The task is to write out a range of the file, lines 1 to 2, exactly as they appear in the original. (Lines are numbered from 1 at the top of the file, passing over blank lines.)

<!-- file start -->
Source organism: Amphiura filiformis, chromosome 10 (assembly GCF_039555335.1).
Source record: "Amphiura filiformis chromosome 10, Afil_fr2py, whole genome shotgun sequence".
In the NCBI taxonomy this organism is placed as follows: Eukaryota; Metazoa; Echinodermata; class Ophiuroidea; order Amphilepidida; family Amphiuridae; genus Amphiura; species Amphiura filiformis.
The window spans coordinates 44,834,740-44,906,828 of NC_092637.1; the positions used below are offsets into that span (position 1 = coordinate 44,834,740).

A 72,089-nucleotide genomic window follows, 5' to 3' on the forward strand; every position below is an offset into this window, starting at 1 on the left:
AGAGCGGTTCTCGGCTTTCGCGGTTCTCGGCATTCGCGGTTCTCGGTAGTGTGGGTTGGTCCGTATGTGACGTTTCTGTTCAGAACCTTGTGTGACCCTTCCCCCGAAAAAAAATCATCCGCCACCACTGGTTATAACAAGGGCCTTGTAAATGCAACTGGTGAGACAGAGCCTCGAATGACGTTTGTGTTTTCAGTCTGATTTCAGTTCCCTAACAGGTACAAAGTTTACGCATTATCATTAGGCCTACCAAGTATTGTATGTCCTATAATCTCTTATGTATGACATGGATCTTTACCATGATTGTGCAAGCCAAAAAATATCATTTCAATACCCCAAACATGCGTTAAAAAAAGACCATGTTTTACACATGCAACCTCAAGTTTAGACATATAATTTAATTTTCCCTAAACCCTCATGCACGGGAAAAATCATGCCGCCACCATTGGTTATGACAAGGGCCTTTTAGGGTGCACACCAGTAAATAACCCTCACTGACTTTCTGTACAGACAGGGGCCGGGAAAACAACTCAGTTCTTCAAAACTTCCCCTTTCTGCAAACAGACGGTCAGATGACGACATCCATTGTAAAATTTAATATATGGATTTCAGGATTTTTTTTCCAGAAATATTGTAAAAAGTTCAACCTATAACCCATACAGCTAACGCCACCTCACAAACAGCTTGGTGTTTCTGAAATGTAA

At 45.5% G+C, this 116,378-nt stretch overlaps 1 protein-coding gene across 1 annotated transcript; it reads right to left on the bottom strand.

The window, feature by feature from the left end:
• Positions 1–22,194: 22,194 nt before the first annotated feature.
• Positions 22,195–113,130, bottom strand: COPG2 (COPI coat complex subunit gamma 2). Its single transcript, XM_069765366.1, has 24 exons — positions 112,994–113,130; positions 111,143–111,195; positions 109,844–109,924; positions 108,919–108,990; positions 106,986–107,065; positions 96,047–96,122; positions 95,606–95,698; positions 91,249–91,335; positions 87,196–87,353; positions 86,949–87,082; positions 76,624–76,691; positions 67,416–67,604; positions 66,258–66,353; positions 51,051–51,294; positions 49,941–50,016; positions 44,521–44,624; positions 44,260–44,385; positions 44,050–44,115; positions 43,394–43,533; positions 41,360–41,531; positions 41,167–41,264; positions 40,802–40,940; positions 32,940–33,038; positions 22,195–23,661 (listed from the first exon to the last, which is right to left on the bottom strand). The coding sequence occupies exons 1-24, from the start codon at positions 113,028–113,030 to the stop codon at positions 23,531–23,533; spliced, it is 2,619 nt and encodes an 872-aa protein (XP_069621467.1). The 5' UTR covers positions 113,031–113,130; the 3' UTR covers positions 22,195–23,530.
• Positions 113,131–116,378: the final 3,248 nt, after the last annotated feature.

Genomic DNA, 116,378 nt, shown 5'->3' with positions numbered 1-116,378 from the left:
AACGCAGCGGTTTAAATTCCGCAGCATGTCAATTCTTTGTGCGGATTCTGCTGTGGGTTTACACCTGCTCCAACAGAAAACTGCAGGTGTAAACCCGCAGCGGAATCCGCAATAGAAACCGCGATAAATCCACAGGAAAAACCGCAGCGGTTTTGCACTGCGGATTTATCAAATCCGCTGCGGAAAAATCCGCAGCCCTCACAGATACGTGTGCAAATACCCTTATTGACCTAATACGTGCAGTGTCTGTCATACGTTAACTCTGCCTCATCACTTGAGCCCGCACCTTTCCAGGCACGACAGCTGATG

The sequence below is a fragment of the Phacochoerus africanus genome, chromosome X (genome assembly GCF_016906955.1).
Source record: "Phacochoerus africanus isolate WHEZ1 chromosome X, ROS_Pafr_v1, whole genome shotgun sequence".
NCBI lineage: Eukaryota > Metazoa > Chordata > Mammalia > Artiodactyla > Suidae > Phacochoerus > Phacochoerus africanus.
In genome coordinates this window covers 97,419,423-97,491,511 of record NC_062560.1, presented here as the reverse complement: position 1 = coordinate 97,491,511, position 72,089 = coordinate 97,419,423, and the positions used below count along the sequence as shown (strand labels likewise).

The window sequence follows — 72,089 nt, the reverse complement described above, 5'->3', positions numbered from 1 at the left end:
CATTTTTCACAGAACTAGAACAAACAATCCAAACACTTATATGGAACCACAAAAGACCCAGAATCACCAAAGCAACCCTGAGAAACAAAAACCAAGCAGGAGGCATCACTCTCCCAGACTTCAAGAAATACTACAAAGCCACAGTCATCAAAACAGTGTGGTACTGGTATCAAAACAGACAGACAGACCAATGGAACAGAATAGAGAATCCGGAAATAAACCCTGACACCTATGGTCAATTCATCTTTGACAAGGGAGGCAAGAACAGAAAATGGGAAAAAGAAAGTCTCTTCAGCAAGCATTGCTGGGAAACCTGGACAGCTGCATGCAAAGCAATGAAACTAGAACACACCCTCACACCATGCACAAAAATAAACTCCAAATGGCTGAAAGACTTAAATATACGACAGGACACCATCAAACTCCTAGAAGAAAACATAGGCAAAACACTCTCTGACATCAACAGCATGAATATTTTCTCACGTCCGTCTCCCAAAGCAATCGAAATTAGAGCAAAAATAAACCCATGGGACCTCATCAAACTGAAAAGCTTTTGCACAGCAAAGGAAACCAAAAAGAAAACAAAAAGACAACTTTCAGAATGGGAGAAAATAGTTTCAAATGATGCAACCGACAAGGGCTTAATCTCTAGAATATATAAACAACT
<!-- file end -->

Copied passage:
Source organism: Amphiura filiformis, chromosome 10 (assembly GCF_039555335.1).
Source record: "Amphiura filiformis chromosome 10, Afil_fr2py, whole genome shotgun sequence".